Not all Travellers’ cheques can be exchanged in hotels, banks and bureaux de change and only a maximum of US$250 per transaction is allowed. Please check with your bank before you travel.

Entry requirements - Visas

Visas are required by everyone except Ecowas (Economic Community of West African States) nationals.
It's technically possible to pick up a visa upon arrival but it's thus best to play it safe and get a visa in advance.  A three month single-entry visa costs US$60/£50 and multiple entry six-month visas costs US$100/£70).
If you’re planning to stay longer, no problem… you can get a visa extension at the immigration office in Accra near the Sankara Interchange.
Yellow fever and Malaria vaccination certificate is mandatory to be presented to customs when entering.

How to get there

By plane
All International flights to Ghana land in Kotoka International airport at Accra. Actually, the only practical way to travel quickly to Ghana is by air. There are plenty international flight companies flying to Ghana, especially from Europe. Have a look here all the flight companies flying to Ghana. A normal flight from London may take 6 hours 30 minutes and from New York around 10 hours.
Avoid flying to Ghana only with a one-way ticket because you may find some problems with airport immigration officials if you don’t have a return ticket. Also, when you decide to return home, you'll find that flights out of Accra are very expensive, so you’ll almost certainly end up paying twice as much for a cheap return.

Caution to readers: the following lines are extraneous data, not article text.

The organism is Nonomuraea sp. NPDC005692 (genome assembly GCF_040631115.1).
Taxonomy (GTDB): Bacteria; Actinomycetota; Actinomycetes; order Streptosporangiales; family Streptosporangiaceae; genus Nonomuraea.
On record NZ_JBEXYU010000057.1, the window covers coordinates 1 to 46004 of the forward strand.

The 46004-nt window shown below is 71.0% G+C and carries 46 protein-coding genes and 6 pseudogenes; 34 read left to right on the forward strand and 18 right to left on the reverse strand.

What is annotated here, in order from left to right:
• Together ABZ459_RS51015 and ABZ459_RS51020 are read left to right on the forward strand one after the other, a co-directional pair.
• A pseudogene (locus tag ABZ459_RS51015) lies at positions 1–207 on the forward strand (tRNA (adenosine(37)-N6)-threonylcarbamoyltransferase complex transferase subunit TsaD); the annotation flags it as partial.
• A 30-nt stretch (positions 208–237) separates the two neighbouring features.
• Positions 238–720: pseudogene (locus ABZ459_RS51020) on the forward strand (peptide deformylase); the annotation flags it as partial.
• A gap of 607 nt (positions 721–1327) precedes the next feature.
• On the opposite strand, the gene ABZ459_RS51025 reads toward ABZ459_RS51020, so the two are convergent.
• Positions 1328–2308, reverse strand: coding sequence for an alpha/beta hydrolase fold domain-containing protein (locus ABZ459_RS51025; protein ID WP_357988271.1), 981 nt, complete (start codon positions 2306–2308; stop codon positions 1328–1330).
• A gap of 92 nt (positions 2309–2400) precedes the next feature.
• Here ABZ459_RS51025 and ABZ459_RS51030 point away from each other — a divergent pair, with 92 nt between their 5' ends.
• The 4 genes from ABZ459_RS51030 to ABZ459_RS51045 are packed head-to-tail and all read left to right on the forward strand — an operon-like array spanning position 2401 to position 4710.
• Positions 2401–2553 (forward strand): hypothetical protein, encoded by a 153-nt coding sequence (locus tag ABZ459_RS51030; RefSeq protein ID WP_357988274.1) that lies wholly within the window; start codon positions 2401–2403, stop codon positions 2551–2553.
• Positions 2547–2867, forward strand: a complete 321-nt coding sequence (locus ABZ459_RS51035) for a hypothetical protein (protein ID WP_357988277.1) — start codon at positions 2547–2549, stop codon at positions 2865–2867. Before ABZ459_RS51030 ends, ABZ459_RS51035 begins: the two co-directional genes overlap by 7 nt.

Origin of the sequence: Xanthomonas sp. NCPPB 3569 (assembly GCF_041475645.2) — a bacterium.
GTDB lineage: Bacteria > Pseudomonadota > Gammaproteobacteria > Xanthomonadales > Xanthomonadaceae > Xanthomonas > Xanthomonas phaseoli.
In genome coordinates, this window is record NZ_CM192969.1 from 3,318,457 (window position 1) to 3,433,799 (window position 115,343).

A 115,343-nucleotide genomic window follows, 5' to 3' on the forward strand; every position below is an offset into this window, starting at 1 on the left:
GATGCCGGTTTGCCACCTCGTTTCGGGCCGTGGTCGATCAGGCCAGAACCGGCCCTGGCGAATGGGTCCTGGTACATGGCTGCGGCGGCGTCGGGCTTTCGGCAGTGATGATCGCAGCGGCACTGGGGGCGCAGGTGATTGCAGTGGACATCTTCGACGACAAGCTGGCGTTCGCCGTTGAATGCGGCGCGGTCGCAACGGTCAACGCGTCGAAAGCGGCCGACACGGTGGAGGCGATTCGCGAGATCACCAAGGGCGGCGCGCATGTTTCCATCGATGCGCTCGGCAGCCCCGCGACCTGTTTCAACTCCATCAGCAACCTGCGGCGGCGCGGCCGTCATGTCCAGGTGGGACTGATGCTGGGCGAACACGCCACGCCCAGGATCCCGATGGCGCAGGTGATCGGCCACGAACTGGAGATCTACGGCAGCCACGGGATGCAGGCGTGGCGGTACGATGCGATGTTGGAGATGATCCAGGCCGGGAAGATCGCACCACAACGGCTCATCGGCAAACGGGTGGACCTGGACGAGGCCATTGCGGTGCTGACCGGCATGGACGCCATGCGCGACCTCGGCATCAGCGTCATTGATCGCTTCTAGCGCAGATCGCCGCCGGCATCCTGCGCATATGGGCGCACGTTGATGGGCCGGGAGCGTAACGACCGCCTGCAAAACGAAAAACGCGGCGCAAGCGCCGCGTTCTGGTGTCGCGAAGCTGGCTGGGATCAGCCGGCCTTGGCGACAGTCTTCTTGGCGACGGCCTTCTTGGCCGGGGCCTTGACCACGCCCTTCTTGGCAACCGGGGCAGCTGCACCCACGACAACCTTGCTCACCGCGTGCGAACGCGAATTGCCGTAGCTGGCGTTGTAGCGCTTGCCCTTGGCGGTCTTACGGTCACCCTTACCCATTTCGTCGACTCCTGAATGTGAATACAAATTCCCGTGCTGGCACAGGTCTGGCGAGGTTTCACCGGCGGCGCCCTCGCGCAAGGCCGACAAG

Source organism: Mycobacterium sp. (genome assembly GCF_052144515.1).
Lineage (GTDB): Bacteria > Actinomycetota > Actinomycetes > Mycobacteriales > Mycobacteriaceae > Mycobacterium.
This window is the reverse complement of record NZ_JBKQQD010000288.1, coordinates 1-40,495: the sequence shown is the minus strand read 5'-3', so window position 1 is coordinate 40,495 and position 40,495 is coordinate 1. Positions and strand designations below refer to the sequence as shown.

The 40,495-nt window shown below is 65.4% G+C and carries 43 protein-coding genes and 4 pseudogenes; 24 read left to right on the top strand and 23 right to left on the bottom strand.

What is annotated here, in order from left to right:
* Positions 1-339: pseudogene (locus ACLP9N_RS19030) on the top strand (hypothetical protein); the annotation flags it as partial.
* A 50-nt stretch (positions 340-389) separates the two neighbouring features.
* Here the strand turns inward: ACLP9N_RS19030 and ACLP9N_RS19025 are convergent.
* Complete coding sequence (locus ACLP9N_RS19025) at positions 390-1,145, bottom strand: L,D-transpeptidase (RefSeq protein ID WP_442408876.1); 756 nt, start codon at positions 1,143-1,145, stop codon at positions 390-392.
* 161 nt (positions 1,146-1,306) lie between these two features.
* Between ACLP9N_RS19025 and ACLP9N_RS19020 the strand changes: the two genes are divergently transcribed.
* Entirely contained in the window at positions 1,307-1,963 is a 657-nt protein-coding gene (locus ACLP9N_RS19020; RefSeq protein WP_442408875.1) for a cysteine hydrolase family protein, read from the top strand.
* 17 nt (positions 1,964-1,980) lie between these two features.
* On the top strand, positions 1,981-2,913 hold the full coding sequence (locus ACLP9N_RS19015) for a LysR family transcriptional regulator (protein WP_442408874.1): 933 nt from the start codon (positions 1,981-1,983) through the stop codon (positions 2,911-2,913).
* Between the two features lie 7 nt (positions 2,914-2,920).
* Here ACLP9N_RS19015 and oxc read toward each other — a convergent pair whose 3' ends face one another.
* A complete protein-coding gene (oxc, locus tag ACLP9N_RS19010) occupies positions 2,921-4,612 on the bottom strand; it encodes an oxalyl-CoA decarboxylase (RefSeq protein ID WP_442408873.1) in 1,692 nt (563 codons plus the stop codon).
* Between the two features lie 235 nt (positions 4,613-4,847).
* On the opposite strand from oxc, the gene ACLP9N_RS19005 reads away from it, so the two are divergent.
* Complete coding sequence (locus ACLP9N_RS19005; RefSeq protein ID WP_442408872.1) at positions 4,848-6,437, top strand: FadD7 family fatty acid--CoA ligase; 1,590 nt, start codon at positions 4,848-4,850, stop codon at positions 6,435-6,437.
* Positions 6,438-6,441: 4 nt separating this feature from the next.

By train
No international rail connections exist!

By car
It’s an option… You can use all crossing borders with Burkina Faso, Ivory Coast and Togo but prepare yourself for some bureaucracy, especially if you’re coming from Ivory Coast. The Ivorian guards seem much more keen on applying the rules. Just make sure you have your car papers and insurance in order and you’ll have no problems.
Main roads are normally in a good condition but some secundary roads are potholed or of the dirt and gravel kind and sometimes impassable during the rain season. Traffic drives on the right and a an international driving permit is needed.
By bus
This is also an option but most of all an adventure as it may take a couple of days, you may need to change buses a few times, cross the border by foot, sleep in some road town…
There are buses from the neighboring countries and from Lagos (the capital of Nigeria). Nevertheless this can be an adventure as much of the buses don’t have a fixed schedule and some only run once a week.
Most of the Cellular carriers from Europe or US can roam while in Ghana. Although you can get a cheap cell phone here and SIM card for under $5 US Dollars ) and top up for air-time credit from $1-20 US Dollars, in any phone credit sellers easily to find everywhere.
Mobile phone coverage is very good and reliable even in remote areas.
You can buy these local SIM card from any of the 6 providers (Vodafone, MTN,GLO, Expresso, Airtel and Tigo).
Broadband access for laptops by USB sticks can also be easily bought anywhere for around $13 US Dollars (2GB). Anyway, many hotels also have broadband access via wireless hotspots.
If calling from abroad, the Country code is +233.

Useful contacts

  • Police 191 
  • Fire Department 192/999                        
  • Ambulance 193             
  • National Disaster Management Organization 024-4508351
  • Electricity Company 0302-664941